The Supreme Court of India on Tuesday issued a notice to the Maharashtra government over the new law for dance bar licenses.
The Supreme Court of India on Tuesday issued a notice to the Maharashtra government over the new law for dance bar licenses. The Supreme Court stated that the Maharashtra state government has to file a reply within a period of 6 weeks. Earlier in May, the Maharashtra government had laid down new rules regarding the granting of licenses to dance bars. Though licenses were issued to these bars on the orders of the Supreme Court, the owners of these bars had to fulfil all the conditions laid down by the new law. The Maharashtra government had already delayed the granting of licenses. Later they informed all the applicants that they had to deposit a demand draft of Rs 2 lakh along with their applications to the government. As per the old law, the applicants had to deposit a DD of RS 1.8 lakh per year.
It was later revealed that other conditions were also imposed by the state government such as not allowing of the serving of liquor in the bars. The new law also stated that the bars had to be closed by 11:30 p.m. Among other rules slapped by the state, a dance bar could not be located within a 1-km radius of any educational or religious institution. This stipulation comes as a stringent measure as the city of Mumbai is fairly dense and finding a spot in accordance with these rules was nearly impossible. The state also noted that CCTV camera had to installed inside the bars despite the Supreme Court deeming it as an invasion of privacy. The new law prohibits clothes or dance moves, that could be considered obscene.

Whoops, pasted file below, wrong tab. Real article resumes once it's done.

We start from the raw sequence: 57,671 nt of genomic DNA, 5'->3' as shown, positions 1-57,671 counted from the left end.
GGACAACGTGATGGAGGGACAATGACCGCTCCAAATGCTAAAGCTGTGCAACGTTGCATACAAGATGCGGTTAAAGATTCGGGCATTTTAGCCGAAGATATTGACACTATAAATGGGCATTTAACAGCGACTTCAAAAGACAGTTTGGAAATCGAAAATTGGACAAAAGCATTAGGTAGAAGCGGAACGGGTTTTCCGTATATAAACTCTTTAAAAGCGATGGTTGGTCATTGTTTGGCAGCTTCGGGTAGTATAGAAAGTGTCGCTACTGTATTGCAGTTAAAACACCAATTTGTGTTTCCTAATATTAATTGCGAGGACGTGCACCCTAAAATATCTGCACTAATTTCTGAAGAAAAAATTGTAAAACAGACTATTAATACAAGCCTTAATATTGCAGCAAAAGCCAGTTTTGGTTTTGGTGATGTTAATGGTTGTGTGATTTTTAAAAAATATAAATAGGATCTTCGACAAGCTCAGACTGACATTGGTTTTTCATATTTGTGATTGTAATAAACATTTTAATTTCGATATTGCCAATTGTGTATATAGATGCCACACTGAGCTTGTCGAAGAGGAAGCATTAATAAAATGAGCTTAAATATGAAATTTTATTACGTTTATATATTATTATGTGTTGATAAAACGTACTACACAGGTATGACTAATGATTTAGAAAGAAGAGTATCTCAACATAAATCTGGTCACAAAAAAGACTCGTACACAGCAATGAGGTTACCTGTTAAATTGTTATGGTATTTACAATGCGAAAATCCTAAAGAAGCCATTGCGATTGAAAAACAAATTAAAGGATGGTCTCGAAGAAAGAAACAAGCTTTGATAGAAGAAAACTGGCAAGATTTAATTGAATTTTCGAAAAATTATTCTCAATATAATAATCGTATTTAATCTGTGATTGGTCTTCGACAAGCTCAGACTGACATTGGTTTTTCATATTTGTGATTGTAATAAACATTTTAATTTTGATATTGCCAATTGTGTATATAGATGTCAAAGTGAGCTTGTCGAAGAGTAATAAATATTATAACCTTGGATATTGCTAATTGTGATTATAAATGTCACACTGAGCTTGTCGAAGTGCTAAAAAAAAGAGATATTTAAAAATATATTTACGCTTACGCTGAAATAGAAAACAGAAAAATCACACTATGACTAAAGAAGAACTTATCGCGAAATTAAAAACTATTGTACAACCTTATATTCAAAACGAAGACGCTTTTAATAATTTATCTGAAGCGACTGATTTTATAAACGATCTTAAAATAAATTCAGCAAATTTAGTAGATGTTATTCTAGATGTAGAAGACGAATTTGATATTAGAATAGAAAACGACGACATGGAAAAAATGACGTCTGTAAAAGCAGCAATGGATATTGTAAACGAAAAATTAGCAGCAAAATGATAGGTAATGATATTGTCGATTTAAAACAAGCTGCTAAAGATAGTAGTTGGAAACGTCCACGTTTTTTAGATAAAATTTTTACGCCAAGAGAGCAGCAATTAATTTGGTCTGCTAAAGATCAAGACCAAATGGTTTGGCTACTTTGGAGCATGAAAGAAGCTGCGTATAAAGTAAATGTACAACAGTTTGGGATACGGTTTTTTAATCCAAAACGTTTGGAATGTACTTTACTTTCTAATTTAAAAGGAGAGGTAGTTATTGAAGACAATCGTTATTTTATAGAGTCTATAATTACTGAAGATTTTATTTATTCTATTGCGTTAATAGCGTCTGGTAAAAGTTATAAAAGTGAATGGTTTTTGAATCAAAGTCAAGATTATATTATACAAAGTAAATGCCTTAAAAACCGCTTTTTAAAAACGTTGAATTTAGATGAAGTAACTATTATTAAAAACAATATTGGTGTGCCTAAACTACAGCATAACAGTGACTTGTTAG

Earlier in 2005, before the police and the government first slammed the dance bars, Mumbai had approximately 700 such establishments. The state issued a ban on these bars citing reasons such as obscenity and morality but the case was taken to the Bombay High Court. Since the ban was not applied to elite and 5-star hotels, the High Court had deemed it unconstitutional. The Maharashtra government then took the case to the Supreme Court. The SC , in 2013 had upheld the High Court’s judgement saying that the women dancing in these bars had the right to pursue their profession.